The storied principality of Monaco is famed for its royal family, rich residents, tax-haven status, Mediterranean landscapes, and, most of all, its high-stakes casinos concentrated in glamorous Monte Carlo. Nowhere on our list is glitzier than the majestic Monte Carlo Casino (www.montecarloresort.com), an opulent example of 19th-century belle époque architecture designed by Charles Garnier (the same architect responsible for the ornate Opéra Garnier (www.operadeparis.fr) in Paris). Inside, a marble-paved atrium surrounded by giant onyx columns leads to both an opera venue and a casino floor, where slot machines, roulette, and gaming tables lie between sculptures, frescoes, and paintings. Dress to the nines, and walk in looking like a million dollars. With any luck, you may just leave this gambling trip with a bank account to match.
For more trip-planning information, check out ShermansTravel.com’s French Riviera Travel Guide.
Nassau and Paradise Island
It’s a safe bet that you’ll visit spectacular oceanfront casinos in the Bahamas. Every year, hordes of tourists head out on gambling trips to these breezy Atlantic isles to rendezvous with Lady Luck in Nassau and get some beachside sun at the same time. On Cable Beach, the Crystal Palace Casino (www.wyndhamnassauresort.com) boasts hundreds of slot machines, plenty of tables, roulette wheels, and off-track betting, and is open for round-the-clock fun. The main showstopper, though, is the casino at Atlantis (www.atlantis.com), on neighboring Paradise Island. The largest casino in the Bahamas (with a gaming floor that measures over 50,000 square feet), Atlantis is lit by skylights and windows that overlook rambling lagoons and gardens, and boasts a huge indoor aquarium just off the lobby that makes a great distraction from a losing streak. Just don't expect to mingle with the locals while gaming – Bahamian citizens are prohibited from gambling.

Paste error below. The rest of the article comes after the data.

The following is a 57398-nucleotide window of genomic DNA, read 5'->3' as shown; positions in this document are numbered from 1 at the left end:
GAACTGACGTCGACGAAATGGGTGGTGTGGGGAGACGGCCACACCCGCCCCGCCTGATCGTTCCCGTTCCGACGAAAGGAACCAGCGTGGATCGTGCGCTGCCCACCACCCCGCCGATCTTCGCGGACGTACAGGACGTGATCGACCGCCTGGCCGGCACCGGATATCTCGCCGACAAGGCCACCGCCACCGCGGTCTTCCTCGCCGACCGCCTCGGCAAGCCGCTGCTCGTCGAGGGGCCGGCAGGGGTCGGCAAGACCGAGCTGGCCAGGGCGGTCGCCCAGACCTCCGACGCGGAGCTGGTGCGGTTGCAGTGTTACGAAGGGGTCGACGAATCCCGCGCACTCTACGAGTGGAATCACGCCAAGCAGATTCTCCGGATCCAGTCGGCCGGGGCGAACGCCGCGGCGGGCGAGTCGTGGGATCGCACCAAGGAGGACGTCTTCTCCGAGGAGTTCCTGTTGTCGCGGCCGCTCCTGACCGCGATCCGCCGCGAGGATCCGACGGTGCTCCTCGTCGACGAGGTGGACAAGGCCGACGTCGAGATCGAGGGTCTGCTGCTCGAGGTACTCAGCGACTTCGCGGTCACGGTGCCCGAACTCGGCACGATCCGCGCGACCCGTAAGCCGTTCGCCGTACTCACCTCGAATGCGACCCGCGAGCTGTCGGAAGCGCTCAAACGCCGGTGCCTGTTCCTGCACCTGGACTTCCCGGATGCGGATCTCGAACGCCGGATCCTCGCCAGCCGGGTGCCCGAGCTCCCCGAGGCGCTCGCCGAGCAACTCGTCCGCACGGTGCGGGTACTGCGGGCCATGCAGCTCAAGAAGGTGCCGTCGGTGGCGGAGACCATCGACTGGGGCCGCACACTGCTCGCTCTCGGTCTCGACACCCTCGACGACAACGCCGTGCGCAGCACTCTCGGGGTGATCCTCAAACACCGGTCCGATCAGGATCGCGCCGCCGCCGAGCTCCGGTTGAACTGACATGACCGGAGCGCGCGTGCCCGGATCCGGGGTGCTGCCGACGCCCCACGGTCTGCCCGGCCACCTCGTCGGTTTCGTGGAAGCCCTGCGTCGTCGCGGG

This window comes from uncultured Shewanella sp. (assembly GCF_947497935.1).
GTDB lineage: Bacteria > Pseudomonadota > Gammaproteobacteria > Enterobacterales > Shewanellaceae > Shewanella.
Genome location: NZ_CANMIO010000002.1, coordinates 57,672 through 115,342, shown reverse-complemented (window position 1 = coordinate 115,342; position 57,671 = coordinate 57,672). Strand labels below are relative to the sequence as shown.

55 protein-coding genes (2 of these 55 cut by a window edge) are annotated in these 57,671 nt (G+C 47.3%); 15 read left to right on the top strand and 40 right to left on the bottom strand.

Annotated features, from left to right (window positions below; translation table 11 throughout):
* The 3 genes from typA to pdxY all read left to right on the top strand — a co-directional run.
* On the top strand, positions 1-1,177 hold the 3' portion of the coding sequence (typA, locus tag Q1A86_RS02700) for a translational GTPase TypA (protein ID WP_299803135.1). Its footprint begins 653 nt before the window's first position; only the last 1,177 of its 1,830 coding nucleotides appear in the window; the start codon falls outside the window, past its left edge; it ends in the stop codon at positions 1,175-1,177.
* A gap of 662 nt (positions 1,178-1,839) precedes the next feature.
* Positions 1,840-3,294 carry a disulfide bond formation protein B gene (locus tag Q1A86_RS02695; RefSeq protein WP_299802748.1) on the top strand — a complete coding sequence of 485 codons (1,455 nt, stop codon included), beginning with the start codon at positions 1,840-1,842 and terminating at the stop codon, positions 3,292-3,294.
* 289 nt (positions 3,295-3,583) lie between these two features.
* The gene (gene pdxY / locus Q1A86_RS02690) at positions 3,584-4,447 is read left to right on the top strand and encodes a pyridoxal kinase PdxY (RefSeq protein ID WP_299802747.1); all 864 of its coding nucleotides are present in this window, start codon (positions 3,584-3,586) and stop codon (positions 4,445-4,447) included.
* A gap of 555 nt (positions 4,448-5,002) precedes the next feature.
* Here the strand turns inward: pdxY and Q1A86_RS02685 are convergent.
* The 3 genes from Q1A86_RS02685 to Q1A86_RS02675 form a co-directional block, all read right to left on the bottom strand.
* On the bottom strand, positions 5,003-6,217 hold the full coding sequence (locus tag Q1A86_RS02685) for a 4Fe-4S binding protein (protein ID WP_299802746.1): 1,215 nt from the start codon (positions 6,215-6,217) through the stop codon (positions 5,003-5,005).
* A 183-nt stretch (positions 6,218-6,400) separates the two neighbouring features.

For more trip-planning information, check out ShermansTravel.com’s Nassau and Paradise Island Travel Guide.
Niagara Falls, Ontario